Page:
my dad takes photos of landscape. growing up i was impatient with the idea. thinking it was worth more while to pay attention to what and who was in front of us. surrounding only close. i wanted him to stop looking beyond.
what i like mostly about calendars. not the numbers and squares that beckon organized. it is the pictures. and most—-landscapes. the strong, peaceful drawing in of them. days ago, i swung open metal mailbox to see a curled up calendar tucked inside. enticed by just one of large landscape on the cover, i flipped it open eager for eleven adding.
instead i retreated from beauty made meager by too many ads pressing in. disappointed i almost gave up on the looking.
i love the psalms. they are this recognizable over-and-over-because-we-need-to-be-reminded-often picture of a broken world pressing in and down. crowding out good and hope and joy.
they are this cried out:
feeling failure’s sting.
unsure of direction or purpose.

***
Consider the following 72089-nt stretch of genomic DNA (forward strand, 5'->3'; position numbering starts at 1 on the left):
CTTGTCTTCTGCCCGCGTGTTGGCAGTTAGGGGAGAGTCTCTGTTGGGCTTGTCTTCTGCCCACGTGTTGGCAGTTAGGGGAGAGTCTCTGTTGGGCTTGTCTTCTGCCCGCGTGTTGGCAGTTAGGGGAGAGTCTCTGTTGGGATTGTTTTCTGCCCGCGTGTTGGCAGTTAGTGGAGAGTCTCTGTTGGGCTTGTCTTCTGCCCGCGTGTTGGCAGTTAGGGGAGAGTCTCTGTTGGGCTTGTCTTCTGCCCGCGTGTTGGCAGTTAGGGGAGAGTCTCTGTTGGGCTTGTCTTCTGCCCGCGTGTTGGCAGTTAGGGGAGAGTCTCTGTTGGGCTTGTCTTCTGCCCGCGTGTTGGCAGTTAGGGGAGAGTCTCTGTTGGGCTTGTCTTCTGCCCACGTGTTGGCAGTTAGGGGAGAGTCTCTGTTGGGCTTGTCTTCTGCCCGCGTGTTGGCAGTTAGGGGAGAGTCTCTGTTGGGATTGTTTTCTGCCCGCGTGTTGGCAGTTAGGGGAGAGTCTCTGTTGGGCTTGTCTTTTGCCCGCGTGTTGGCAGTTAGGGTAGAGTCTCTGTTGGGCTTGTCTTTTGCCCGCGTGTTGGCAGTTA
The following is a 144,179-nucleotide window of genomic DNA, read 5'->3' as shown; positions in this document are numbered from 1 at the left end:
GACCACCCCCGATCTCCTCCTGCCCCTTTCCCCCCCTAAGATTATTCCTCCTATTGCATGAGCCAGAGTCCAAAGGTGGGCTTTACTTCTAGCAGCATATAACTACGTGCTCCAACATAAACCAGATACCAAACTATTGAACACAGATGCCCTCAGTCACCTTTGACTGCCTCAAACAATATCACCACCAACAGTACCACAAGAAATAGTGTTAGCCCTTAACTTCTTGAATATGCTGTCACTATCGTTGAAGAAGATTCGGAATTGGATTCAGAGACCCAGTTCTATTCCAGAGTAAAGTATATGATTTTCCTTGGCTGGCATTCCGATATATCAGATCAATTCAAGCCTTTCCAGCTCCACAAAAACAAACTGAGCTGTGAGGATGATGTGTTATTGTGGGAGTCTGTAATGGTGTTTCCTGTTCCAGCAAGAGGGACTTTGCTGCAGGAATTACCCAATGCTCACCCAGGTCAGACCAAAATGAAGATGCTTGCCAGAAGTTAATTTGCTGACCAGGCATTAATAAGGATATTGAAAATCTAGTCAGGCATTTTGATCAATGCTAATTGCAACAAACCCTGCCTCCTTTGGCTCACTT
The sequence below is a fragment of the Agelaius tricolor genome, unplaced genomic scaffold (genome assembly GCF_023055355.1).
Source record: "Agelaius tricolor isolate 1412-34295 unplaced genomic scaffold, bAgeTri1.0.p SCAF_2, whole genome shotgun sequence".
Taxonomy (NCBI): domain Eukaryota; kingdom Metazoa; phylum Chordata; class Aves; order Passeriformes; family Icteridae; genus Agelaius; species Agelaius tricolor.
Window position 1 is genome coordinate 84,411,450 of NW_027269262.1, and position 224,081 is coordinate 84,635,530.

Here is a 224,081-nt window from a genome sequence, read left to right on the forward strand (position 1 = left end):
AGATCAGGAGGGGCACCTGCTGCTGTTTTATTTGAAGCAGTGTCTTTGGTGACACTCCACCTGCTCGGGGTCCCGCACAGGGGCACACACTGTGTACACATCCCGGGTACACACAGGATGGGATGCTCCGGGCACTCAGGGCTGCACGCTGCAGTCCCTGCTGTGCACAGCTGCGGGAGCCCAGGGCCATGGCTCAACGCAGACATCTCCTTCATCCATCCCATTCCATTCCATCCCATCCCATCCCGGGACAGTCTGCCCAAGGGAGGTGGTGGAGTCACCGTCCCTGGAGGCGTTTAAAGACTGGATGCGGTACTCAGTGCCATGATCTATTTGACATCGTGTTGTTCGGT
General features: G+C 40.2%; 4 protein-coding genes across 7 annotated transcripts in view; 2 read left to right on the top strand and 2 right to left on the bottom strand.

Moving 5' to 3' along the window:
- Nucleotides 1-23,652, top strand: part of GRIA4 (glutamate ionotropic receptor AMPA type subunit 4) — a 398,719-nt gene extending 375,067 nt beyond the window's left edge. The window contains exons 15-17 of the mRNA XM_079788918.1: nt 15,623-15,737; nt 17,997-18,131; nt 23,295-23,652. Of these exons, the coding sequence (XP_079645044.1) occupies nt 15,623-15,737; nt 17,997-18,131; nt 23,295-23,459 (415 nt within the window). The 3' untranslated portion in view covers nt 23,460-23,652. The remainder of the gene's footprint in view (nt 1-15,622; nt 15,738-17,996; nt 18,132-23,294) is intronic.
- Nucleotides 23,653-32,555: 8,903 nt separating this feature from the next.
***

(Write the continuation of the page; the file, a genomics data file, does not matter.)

wanting to give up.
wanting to fight back. pay back.
and at the end of it. this impossible to deny call to look up and look more closely at god. to see again who he is. to see the big and far-reaching and landscape of him. greater than the weight of this world.
i understand my dad’s love of landscape now with some wisdom of traveling toward age. a man who has lived a life of faith and roads less traveled. he has learned to look out and look up and see the wide-open-come-this-way-i-am-more-than-all-this big of his god. learned where and when to choose focus.
turn your eyes upon jesus,
look full in his wonderful face,
and the things of earth will grow strangely dim,
in the light of his glory and grace.
—hymn by helen h. lemmel, 1922